January was Human Trafficking Awareness month. But as the month wound down, and the fight against human trafficking carries on, how aware are we and what does that awareness prompt us to do? For many the term human trafficking does not have a clear definition. For others, the definition may be clear, but how it applies may be uncertain. Still others either don’t understand why this issue is drawing such attention or are turned off by the topic because of its salience in certain circles. The purpose of this article is to guide us toward a shared understanding of what constitutes human trafficking, how it impacts society locally and globally, and how we as individuals can address this injustice.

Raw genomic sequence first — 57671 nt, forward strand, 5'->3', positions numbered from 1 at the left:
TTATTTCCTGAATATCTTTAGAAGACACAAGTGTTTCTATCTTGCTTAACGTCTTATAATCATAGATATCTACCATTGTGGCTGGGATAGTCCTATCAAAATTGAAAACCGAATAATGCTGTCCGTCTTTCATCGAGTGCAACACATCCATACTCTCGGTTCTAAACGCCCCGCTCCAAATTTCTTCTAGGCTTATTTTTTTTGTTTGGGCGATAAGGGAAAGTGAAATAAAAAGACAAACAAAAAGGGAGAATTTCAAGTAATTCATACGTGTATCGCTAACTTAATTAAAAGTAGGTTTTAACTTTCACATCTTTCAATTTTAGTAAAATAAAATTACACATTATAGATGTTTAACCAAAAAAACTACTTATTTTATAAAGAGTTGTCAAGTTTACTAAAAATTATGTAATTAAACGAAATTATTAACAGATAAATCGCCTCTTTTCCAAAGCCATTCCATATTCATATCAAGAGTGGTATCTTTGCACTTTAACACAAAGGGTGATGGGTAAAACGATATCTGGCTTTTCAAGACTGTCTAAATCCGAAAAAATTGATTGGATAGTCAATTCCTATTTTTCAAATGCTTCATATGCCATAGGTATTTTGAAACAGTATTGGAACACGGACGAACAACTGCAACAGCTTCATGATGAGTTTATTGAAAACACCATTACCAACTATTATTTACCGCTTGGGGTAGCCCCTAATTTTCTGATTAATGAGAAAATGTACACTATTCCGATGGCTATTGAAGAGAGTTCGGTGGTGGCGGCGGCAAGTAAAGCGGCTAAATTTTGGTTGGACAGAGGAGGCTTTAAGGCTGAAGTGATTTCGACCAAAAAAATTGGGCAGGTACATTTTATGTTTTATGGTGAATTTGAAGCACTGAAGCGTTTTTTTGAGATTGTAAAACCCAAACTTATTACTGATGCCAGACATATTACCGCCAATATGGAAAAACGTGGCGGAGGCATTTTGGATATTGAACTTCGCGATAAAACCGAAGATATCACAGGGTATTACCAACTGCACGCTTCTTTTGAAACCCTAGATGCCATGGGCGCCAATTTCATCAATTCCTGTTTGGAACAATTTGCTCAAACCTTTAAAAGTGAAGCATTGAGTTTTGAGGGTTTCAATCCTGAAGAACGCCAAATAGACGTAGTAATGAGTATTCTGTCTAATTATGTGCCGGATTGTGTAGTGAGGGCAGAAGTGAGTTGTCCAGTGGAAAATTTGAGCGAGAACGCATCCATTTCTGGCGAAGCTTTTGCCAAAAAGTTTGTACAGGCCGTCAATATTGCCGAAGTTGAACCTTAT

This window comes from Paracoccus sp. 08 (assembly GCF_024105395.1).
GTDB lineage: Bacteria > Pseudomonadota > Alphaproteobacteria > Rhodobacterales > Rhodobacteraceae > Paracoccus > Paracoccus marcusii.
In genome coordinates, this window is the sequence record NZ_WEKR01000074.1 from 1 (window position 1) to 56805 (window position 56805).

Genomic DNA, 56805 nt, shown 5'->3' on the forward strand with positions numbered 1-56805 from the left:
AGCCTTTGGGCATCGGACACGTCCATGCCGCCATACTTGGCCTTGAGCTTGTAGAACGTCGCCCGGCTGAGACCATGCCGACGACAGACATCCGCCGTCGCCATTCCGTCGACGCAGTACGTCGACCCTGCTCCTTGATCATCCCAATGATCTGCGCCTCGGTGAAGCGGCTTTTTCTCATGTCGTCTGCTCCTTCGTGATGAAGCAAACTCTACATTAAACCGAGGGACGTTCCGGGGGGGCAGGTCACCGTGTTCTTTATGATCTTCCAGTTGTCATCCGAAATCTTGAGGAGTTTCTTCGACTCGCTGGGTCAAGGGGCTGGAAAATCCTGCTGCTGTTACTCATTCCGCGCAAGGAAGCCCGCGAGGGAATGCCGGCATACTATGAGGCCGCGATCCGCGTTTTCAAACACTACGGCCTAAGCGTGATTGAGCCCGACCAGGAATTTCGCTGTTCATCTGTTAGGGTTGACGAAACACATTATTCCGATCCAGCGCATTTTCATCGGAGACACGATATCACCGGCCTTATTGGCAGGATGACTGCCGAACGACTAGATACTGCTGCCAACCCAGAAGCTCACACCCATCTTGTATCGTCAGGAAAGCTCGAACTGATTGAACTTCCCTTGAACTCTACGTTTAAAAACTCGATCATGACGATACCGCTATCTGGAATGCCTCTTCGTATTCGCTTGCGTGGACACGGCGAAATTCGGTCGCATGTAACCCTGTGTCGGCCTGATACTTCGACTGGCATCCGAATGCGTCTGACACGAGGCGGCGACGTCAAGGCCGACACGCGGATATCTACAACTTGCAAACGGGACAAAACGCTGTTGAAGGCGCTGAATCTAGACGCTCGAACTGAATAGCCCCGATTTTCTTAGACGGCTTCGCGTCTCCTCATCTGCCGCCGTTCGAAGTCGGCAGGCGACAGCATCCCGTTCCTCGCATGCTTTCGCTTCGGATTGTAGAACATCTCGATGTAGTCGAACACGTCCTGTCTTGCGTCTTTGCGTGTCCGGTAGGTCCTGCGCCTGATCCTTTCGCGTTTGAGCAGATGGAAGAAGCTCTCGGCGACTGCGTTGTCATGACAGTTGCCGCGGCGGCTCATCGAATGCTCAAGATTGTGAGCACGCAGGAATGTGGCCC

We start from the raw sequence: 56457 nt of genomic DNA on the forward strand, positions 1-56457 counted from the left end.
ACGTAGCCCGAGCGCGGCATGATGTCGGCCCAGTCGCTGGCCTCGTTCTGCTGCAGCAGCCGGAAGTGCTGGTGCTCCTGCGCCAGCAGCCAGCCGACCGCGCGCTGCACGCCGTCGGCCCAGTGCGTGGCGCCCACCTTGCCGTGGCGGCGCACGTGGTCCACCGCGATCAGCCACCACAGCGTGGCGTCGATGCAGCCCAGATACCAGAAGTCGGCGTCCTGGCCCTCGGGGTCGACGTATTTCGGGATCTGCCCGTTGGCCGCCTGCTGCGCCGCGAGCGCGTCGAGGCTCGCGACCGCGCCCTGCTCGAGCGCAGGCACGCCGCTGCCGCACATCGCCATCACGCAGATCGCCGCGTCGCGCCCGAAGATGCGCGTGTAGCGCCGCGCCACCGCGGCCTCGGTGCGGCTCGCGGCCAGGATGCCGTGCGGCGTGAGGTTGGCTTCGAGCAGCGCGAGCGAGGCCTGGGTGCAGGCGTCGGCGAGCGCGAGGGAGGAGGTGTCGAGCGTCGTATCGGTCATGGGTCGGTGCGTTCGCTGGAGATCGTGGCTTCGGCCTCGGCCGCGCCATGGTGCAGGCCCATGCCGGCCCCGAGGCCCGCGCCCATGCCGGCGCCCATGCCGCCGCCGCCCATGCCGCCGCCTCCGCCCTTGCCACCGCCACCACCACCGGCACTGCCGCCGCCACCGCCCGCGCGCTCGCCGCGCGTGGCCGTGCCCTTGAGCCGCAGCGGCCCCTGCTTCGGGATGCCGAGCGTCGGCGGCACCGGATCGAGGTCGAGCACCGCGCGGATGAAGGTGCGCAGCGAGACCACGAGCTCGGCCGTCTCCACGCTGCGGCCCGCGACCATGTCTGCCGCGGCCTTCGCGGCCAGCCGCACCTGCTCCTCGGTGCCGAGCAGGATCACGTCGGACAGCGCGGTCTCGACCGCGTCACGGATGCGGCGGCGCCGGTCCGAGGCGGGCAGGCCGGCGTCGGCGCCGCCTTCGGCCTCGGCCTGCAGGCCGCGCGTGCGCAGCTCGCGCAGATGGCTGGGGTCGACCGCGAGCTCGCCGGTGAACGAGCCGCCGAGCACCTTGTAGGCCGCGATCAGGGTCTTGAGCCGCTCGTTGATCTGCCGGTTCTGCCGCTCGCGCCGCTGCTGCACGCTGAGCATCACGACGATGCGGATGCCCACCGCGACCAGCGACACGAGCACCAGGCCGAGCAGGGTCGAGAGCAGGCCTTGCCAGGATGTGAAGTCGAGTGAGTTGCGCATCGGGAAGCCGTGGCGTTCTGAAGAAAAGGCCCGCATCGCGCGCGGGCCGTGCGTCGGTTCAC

We held hands as we sat on our couch in the suburbs of California. Our jaws were slack, tears raining down our cheeks by the conclusion of the news report, which explained the sale of little girls in Svay Pak, Cambodia to men who raped and tortured them. My wife turned off the television and looked at me. “Did you have any idea when we were walking the streets of Phnom Penh last week that this was going on?” she asked. “No,” I answered. “But now that we know the truth, we have to go back. We have to do something.” That was 8 years ago and my wife, Bridget, and I have lived in Cambodia ever since.